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Executions for abortion? Arizona bill would treat procedure as murder, but backlash is growing

GOP lawmaker says 'it's perfect.' Pastor who worked on bill said women should get death penalty. But top prosecutor and leading abortion opponent come out against it

PHOENIX — An Arizona bill that would force prosecutors to treat abortion as a murder case -- possibly exposing women and doctors to prison time or even the death penalty -- faces a growing backlash just hours after it was rolled out Friday at a joyous rally on the state Capitol lawn.


-Give county attorneys the power to prosecute “homicide by abortion,” regardless of conflicting federal laws or court decisions

-The crime would cover an unborn child in the womb at any stage of development

-There would be no exceptions for women who chose to end their pregnancy


Republican State Rep. Walt Blackman of Snowflake told the crowd of several hundred that the bill “will not be amended. It’s a perfect bill... This bill’s gonna take a minute to get through.” 

In an interview afterward, Blackman said “everyone” involved in an abortion could be subject to prosecution.

 Blackman, who is staunchly pro-life, refused to directly answer why he would condone the death penalty for women or doctors. 

 “I'm not a judge, that's not my lane,” he said.


The rally, conducted as a kind of church gathering with music, a stage and big screen, was led by Pastor Jeff Durbin. His Apologia Church sponsored the event with Florida-based Action for Life.

Durbin told me he had been working on the bill for a year. 

In an interview four years ago about his anti-abortion ministry, Durbin said he believed a woman should get the death penalty for ending a pregnancy.   

“Anybody that severs the heads and arms and legs off of a baby girl should get the death penalty,” he told the interviewer. 


The rally was held on the 48th anniversary of the landmark U.S. Supreme Court decision that affirmed a woman’s constitutional right to an abortion.

Speakers derided the high court’s ruling as an “opinion” that doesn’t have the force of law. 

“It’s fallacious,” Durbin said. “The Supreme Court wasn't meant to be the supreme being in our nation.”

Durbin and other speakers also said abortion is “illegal” in Arizona. The state outlawed abortion in the early ‘70s, but the law was suspended and never enforced after the Roe vs. Wade ruling. 


The legislation, if passed and signed by the governor, would be the most extreme anti-abortion law on the books, based on state legislation compiled by the Guttmacher Institute.

On its face, however, the bill appears to be unconstitutional.

“The bill itself is pretty horrifying, regardless of whether it's constitutional, and it’s not,” said Democratic State Rep. Athena Salman of Tempe.

“I've always believed this is the end game: to criminalize and outlaw abortion.”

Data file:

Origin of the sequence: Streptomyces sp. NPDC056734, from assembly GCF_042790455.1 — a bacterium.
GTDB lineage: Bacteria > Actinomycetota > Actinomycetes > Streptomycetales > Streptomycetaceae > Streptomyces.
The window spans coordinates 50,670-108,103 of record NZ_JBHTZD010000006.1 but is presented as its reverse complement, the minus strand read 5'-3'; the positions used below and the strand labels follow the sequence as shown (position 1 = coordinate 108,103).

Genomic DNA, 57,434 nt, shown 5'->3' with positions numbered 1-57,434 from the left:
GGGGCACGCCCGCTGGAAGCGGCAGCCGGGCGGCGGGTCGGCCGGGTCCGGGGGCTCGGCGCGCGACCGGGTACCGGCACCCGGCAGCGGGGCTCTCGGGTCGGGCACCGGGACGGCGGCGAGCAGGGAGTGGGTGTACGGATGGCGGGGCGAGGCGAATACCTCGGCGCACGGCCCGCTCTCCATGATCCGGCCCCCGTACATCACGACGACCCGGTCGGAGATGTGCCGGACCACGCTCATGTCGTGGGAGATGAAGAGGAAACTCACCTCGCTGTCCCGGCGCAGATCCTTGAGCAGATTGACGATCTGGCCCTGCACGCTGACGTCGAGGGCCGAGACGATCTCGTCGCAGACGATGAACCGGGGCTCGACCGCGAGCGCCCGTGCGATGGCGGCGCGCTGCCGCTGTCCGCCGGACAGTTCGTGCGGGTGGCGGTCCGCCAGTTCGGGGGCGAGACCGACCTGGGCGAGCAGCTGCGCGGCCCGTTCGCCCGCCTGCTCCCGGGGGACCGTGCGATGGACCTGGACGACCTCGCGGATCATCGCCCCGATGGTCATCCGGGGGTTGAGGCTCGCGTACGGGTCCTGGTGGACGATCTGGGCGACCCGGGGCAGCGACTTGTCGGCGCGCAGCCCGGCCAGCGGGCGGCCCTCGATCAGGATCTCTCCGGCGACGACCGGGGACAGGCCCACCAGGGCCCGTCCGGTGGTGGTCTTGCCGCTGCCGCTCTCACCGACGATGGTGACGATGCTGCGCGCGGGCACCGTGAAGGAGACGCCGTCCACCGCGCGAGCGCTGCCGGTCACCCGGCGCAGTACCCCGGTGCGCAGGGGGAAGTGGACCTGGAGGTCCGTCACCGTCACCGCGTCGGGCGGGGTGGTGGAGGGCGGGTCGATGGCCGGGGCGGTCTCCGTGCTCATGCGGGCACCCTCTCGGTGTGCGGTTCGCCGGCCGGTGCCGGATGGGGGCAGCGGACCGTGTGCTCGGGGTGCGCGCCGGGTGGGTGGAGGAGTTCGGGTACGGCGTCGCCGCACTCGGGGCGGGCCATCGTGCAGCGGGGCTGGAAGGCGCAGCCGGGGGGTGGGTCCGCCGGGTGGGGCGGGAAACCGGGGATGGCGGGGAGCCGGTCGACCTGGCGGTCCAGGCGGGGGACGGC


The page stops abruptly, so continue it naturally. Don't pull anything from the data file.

Lawmakers in Mississippi and North Dakota are considering similar legislation


Late Friday afternoon, less than 24 hours after the bill was introduced, the top prosecutor in Arizona’s largest county and the state’s leading anti-abortion activist came out against it.

Republican Maricopa County Attorney Allister Adel issued this statement: 

“As County Attorney, I have been clear that I will not prosecute a woman for her healthcare choices, and I stand by this position. I do not support this bill.”

Cathi Herrod, president of the Phoenix-based Center for Arizona Policy, is the person most responsible for the stack of anti-abortion bills passed by the Legislature over the last decade.

“We do oppose any move to put the woman who seeks or has an abortion in prison,” Herrod said in a statement sent to 12 News. “In the pro-life community, we love both the woman and her unborn child. Both are victims.”

Here’s Herrod’s full statement:

“Center for Arizona Policy has always been fully committed to advocating for Arizona women and their preborn babies. 

“We strive for a day when abortion is unthinkable and not legal because it takes a human life and it deeply harms the woman – both physically and emotionally. We share this common belief with many Arizona citizens and organizations that are compelled to speak out and take steps toward a future without abortion. 

“CAP’s focus right now is on legislation that will provide further protections in Arizona law for the preborn and their mothers with a likelihood of being upheld by the courts. 

“We all look forward to a day when abortion is unthinkable and illegal, and I applaud all efforts to that end. 

“CAP has not taken a position on HB 2650, but we do oppose any move to put the woman who seeks or has an abortion in prison. In the pro-life community, we love both the woman and her unborn child. Both are victims.”


Blackman’s bill has yet to be scheduled for a committee hearing. Adel’s and especially Herrod’s comments could give some Republicans’ cover to let the bill die a quiet death. The constitutional problems are obvious. While Republican Gov. Doug Ducey brags about his anti-abortion credentials, it’s a certainty he doesn’t want the Legislature to pass and send him a bill for signing that’s associated with a death penalty for women.

Blackman’s co-sponsors are: State Reps. Shawnna Bolick of Phoenix; Jake Hoffman of Queen Creek; Brenda Barton of Safford: Leo Biasiucci of Lake Havasu City, Judy Burges of Sun City West, Frank Carroll of Sun City West, David Cook of Globe, John Fillmore of Apache Junction, and House Majority Leader Ben Toma of Peoria.

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